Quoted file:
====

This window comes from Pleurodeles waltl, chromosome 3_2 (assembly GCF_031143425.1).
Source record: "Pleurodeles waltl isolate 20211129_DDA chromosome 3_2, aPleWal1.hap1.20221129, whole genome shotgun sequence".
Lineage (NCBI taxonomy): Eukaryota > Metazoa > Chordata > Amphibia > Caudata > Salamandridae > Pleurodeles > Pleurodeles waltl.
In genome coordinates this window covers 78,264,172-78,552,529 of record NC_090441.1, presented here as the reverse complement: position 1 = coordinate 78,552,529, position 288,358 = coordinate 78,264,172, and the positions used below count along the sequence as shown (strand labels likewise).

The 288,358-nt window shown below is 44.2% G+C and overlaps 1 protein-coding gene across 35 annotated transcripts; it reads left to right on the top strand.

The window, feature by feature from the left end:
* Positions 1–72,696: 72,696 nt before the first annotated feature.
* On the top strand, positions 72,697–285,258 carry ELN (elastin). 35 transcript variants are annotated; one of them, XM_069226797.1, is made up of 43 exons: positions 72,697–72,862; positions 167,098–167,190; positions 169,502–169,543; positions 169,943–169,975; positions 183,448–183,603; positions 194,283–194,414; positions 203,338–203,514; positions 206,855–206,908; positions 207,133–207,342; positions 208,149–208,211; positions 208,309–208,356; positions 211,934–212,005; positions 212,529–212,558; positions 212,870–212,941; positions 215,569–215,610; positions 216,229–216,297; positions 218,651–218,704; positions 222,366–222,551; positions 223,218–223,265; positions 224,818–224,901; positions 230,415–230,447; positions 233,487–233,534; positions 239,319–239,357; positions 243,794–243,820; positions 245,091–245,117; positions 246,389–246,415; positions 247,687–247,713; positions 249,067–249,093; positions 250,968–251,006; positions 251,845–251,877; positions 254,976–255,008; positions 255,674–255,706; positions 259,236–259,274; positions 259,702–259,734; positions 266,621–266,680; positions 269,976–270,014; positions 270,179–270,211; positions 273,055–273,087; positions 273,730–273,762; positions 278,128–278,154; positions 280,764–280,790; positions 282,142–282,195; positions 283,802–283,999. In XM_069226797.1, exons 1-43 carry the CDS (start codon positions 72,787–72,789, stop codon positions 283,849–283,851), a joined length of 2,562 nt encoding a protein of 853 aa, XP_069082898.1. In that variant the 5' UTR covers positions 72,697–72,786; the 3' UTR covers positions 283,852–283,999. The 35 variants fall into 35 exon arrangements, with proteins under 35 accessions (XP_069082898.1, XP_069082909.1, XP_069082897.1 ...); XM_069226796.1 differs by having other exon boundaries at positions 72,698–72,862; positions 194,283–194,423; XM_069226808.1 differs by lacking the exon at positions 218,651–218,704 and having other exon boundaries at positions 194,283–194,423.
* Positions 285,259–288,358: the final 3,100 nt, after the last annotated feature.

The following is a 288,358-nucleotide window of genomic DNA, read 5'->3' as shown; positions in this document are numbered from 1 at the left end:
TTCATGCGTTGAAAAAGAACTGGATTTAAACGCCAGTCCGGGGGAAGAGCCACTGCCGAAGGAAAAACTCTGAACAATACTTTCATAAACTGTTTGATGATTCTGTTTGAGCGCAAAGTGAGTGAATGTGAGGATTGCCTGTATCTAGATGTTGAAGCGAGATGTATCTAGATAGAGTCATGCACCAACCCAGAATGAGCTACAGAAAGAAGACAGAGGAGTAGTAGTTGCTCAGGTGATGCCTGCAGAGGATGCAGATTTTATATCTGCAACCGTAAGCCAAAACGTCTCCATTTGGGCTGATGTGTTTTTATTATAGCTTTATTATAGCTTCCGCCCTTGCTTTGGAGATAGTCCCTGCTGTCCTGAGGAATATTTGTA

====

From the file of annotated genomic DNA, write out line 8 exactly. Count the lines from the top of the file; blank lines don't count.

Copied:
* On the top strand, positions 72,697–285,258 carry ELN (elastin). 35 transcript variants are annotated; one of them, XM_069226797.1, is made up of 43 exons: positions 72,697–72,862; positions 167,098–167,190; positions 169,502–169,543; positions 169,943–169,975; positions 183,448–183,603; positions 194,283–194,414; positions 203,338–203,514; positions 206,855–206,908; positions 207,133–207,342; positions 208,149–208,211; positions 208,309–208,356; positions 211,934–212,005; positions 212,529–212,558; positions 212,870–212,941; positions 215,569–215,610; positions 216,229–216,297; positions 218,651–218,704; positions 222,366–222,551; positions 223,218–223,265; positions 224,818–224,901; positions 230,415–230,447; positions 233,487–233,534; positions 239,319–239,357; positions 243,794–243,820; positions 245,091–245,117; positions 246,389–246,415; positions 247,687–247,713; positions 249,067–249,093; positions 250,968–251,006; positions 251,845–251,877; positions 254,976–255,008; positions 255,674–255,706; positions 259,236–259,274; positions 259,702–259,734; positions 266,621–266,680; positions 269,976–270,014; positions 270,179–270,211; positions 273,055–273,087; positions 273,730–273,762; positions 278,128–278,154; positions 280,764–280,790; positions 282,142–282,195; positions 283,802–283,999. In XM_069226797.1, exons 1-43 carry the CDS (start codon positions 72,787–72,789, stop codon positions 283,849–283,851), a joined length of 2,562 nt encoding a protein of 853 aa, XP_069082898.1. In that variant the 5' UTR covers positions 72,697–72,786; the 3' UTR covers positions 283,852–283,999. The 35 variants fall into 35 exon arrangements, with proteins under 35 accessions (XP_069082898.1, XP_069082909.1, XP_069082897.1 ...); XM_069226796.1 differs by having other exon boundaries at positions 72,698–72,862; positions 194,283–194,423; XM_069226808.1 differs by lacking the exon at positions 218,651–218,704 and having other exon boundaries at positions 194,283–194,423.